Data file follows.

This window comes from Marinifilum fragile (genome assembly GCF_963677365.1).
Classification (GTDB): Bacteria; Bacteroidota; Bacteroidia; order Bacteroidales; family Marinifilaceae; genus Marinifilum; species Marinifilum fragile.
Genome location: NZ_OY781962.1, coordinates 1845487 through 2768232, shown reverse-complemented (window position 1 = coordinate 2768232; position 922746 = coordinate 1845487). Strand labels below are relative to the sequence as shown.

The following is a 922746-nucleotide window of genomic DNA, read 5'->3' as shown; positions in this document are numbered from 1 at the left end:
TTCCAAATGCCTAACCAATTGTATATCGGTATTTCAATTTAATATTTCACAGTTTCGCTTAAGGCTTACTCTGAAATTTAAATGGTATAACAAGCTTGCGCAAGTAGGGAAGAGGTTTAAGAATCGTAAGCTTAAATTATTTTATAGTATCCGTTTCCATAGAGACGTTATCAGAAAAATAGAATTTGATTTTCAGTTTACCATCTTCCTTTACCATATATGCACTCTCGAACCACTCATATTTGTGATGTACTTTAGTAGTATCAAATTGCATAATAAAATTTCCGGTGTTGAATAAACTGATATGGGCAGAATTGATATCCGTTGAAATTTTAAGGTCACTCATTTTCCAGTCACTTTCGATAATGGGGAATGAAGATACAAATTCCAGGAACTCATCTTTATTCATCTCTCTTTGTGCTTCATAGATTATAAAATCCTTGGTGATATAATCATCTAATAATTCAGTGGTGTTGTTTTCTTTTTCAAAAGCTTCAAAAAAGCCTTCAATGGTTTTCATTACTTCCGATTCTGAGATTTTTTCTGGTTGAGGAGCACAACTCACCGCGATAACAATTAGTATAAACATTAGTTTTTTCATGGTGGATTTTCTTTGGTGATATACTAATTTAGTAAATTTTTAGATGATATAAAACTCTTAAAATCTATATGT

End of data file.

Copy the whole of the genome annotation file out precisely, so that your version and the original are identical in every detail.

This window comes from Marinifilum fragile (genome assembly GCF_963677365.1).
Classification (GTDB): Bacteria; Bacteroidota; Bacteroidia; order Bacteroidales; family Marinifilaceae; genus Marinifilum; species Marinifilum fragile.
Genome location: NZ_OY781962.1, coordinates 1845487 through 2768232, shown reverse-complemented (window position 1 = coordinate 2768232; position 922746 = coordinate 1845487). Strand labels below are relative to the sequence as shown.

The following is a 922746-nucleotide window of genomic DNA, read 5'->3' as shown; positions in this document are numbered from 1 at the left end:
TTCCAAATGCCTAACCAATTGTATATCGGTATTTCAATTTAATATTTCACAGTTTCGCTTAAGGCTTACTCTGAAATTTAAATGGTATAACAAGCTTGCGCAAGTAGGGAAGAGGTTTAAGAATCGTAAGCTTAAATTATTTTATAGTATCCGTTTCCATAGAGACGTTATCAGAAAAATAGAATTTGATTTTCAGTTTACCATCTTCCTTTACCATATATGCACTCTCGAACCACTCATATTTGTGATGTACTTTAGTAGTATCAAATTGCATAATAAAATTTCCGGTGTTGAATAAACTGATATGGGCAGAATTGATATCCGTTGAAATTTTAAGGTCACTCATTTTCCAGTCACTTTCGATAATGGGGAATGAAGATACAAATTCCAGGAACTCATCTTTATTCATCTCTCTTTGTGCTTCATAGATTATAAAATCCTTGGTGATATAATCATCTAATAATTCAGTGGTGTTGTTTTCTTTTTCAAAAGCTTCAAAAAAGCCTTCAATGGTTTTCATTACTTCCGATTCTGAGATTTTTTCTGGTTGAGGAGCACAACTCACCGCGATAACAATTAGTATAAACATTAGTTTTTTCATGGTGGATTTTCTTTGGTGATATACTAATTTAGTAAATTTTTAGATGATATAAAACTCTTAAAATCTATATGT